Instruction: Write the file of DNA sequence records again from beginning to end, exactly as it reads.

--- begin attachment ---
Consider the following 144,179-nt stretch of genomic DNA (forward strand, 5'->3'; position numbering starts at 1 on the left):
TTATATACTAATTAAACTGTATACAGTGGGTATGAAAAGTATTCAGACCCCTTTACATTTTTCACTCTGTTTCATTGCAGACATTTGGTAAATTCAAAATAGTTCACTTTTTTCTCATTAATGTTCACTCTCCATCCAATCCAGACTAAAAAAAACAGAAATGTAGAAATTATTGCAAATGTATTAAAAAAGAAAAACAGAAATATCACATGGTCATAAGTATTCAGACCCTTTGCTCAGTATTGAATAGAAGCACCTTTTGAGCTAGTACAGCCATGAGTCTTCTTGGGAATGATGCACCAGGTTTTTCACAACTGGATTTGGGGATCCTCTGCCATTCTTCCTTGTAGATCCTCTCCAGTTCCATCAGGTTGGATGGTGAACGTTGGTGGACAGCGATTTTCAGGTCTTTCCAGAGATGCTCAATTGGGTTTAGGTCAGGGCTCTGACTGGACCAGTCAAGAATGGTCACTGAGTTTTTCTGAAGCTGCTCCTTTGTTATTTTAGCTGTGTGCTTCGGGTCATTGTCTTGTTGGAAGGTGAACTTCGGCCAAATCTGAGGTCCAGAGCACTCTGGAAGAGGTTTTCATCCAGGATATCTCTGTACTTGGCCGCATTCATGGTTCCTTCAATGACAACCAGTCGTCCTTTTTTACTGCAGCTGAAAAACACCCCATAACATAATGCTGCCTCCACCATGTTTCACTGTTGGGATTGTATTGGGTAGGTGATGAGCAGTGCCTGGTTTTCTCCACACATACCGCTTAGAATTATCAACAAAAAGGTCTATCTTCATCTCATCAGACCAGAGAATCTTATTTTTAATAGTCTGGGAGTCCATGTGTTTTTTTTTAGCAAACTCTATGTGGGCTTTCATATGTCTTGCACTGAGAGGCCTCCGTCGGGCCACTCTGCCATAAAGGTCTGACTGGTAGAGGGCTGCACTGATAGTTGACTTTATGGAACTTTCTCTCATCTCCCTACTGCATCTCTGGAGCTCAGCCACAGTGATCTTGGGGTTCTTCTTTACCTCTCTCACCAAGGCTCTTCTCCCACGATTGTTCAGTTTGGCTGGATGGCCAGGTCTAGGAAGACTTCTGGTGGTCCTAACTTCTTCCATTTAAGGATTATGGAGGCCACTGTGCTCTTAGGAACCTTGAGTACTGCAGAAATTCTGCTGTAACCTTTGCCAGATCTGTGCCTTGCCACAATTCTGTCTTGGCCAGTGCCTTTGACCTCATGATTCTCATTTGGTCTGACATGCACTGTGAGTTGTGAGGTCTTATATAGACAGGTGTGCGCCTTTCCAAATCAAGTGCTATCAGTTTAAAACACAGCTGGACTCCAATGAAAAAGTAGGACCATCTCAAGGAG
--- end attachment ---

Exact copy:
Consider the following 144,179-nt stretch of genomic DNA (forward strand, 5'->3'; position numbering starts at 1 on the left):
TTATATACTAATTAAACTGTATACAGTGGGTATGAAAAGTATTCAGACCCCTTTACATTTTTCACTCTGTTTCATTGCAGACATTTGGTAAATTCAAAATAGTTCACTTTTTTCTCATTAATGTTCACTCTCCATCCAATCCAGACTAAAAAAAACAGAAATGTAGAAATTATTGCAAATGTATTAAAAAAGAAAAACAGAAATATCACATGGTCATAAGTATTCAGACCCTTTGCTCAGTATTGAATAGAAGCACCTTTTGAGCTAGTACAGCCATGAGTCTTCTTGGGAATGATGCACCAGGTTTTTCACAACTGGATTTGGGGATCCTCTGCCATTCTTCCTTGTAGATCCTCTCCAGTTCCATCAGGTTGGATGGTGAACGTTGGTGGACAGCGATTTTCAGGTCTTTCCAGAGATGCTCAATTGGGTTTAGGTCAGGGCTCTGACTGGACCAGTCAAGAATGGTCACTGAGTTTTTCTGAAGCTGCTCCTTTGTTATTTTAGCTGTGTGCTTCGGGTCATTGTCTTGTTGGAAGGTGAACTTCGGCCAAATCTGAGGTCCAGAGCACTCTGGAAGAGGTTTTCATCCAGGATATCTCTGTACTTGGCCGCATTCATGGTTCCTTCAATGACAACCAGTCGTCCTTTTTTACTGCAGCTGAAAAACACCCCATAACATAATGCTGCCTCCACCATGTTTCACTGTTGGGATTGTATTGGGTAGGTGATGAGCAGTGCCTGGTTTTCTCCACACATACCGCTTAGAATTATCAACAAAAAGGTCTATCTTCATCTCATCAGACCAGAGAATCTTATTTTTAATAGTCTGGGAGTCCATGTGTTTTTTTTTAGCAAACTCTATGTGGGCTTTCATATGTCTTGCACTGAGAGGCCTCCGTCGGGCCACTCTGCCATAAAGGTCTGACTGGTAGAGGGCTGCACTGATAGTTGACTTTATGGAACTTTCTCTCATCTCCCTACTGCATCTCTGGAGCTCAGCCACAGTGATCTTGGGGTTCTTCTTTACCTCTCTCACCAAGGCTCTTCTCCCACGATTGTTCAGTTTGGCTGGATGGCCAGGTCTAGGAAGACTTCTGGTGGTCCTAACTTCTTCCATTTAAGGATTATGGAGGCCACTGTGCTCTTAGGAACCTTGAGTACTGCAGAAATTCTGCTGTAACCTTTGCCAGATCTGTGCCTTGCCACAATTCTGTCTTGGCCAGTGCCTTTGACCTCATGATTCTCATTTGGTCTGACATGCACTGTGAGTTGTGAGGTCTTATATAGACAGGTGTGCGCCTTTCCAAATCAAGTGCTATCAGTTTAAAACACAGCTGGACTCCAATGAAAAAGTAGGACCATCTCAAGGAG